I’ve just spent the last couple of days trying to optimise the code used by our HTTP Handlers. One of the things we want to do is use an ADN (which stands for Active Delivery Network I think.). This is something that Akamai and other content delivery networks use to help speed up a site. Basically an ADN is a cache on the web. Requests to your site go through the ADN first and if it can handle that request the requester gets the content quicker.
However, I don’t want to rely soley on the ADN. What I would like is for our code to be as fast as it can. It sounds obvious but sometimes the obvious things get overlooked. We don’t get to concentrate writing fast optimised code because of scope creep and all the little add-ons that get thrown in. Some of these are needed for the business.
I had written a component a while ago, and I used TDD to develop it and felt quite pleased with myself. The code looked clean and appeared to run well. I ran performance tests against it (we use a Python tool called pylot to do this) and again it seemed to stand up well.
Now, with the current re-working of the code and splitting things out into separate pieces I thought it a good idea to go back and test each handler by itself, to see how it stood up to 300 requests per second. My bit of code that I was so proud off behaved shockingly. It gobbled up memory, CPU usage was crazy.
How to improve this? Was there an issue with Dependency Injection? Shouldn’t be. If a new object needs to be created, then does it matter whether it is passed into a constructor or done within a method. From a testing prespective using Dependency Injection is better. Was there an issue with lots of classes? I better clarify that, instead of using one large class, I’m using six smaller classes. Again, should there be a problem? Not that I could immediately think off.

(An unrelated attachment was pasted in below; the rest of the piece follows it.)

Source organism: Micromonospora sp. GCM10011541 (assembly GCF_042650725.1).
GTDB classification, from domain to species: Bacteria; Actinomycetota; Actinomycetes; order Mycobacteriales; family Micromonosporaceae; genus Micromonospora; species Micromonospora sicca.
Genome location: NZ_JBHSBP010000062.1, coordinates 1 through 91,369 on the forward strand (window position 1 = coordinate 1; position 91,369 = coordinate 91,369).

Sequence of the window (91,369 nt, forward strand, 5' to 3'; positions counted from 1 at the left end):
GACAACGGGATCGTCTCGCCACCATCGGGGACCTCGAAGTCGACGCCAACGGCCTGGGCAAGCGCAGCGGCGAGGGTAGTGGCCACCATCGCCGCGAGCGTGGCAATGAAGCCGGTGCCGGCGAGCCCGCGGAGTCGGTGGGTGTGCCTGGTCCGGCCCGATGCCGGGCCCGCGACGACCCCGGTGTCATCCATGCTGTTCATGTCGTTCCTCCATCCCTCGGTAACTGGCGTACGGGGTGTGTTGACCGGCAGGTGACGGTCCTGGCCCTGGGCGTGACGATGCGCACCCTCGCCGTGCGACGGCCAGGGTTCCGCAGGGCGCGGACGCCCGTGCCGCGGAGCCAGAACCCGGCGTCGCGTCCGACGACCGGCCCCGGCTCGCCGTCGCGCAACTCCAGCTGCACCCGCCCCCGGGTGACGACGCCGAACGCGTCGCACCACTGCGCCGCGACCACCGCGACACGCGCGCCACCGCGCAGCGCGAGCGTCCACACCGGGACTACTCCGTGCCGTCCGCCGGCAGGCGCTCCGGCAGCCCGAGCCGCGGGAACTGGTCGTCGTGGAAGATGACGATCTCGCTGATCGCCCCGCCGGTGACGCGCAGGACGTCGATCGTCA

In order to solve the problem I went to the code and started commenting out chunks, hard-coding certain calls, so that I could test the process piece by piece. One of the nice things about breaking the code into smaller classes was the ease with which this could be done. I eventually found the problem to be with one of the smaller helper classes. As I’ve mentioned in a previous post, I had a big problem and broke it down into smaller chunks until I isolated the problem. In this exact case the issue was with a legacy object that does GEOIp lookup. When that object was being created it loaded up a DAT file. It was this that was causing the problems with memory.
Right now I’ve moved the object into the only function that uses it, and this helper class is a wrapper between my component and the older legacy stuff. When I come to running performance tests against this function I’ll see what happens with memory usage then.
I hope this makes sense. I’ll post this article now, but come back in a few days to proof-read it and see if it’s coherent. Right now I wanted to get my thoughts down.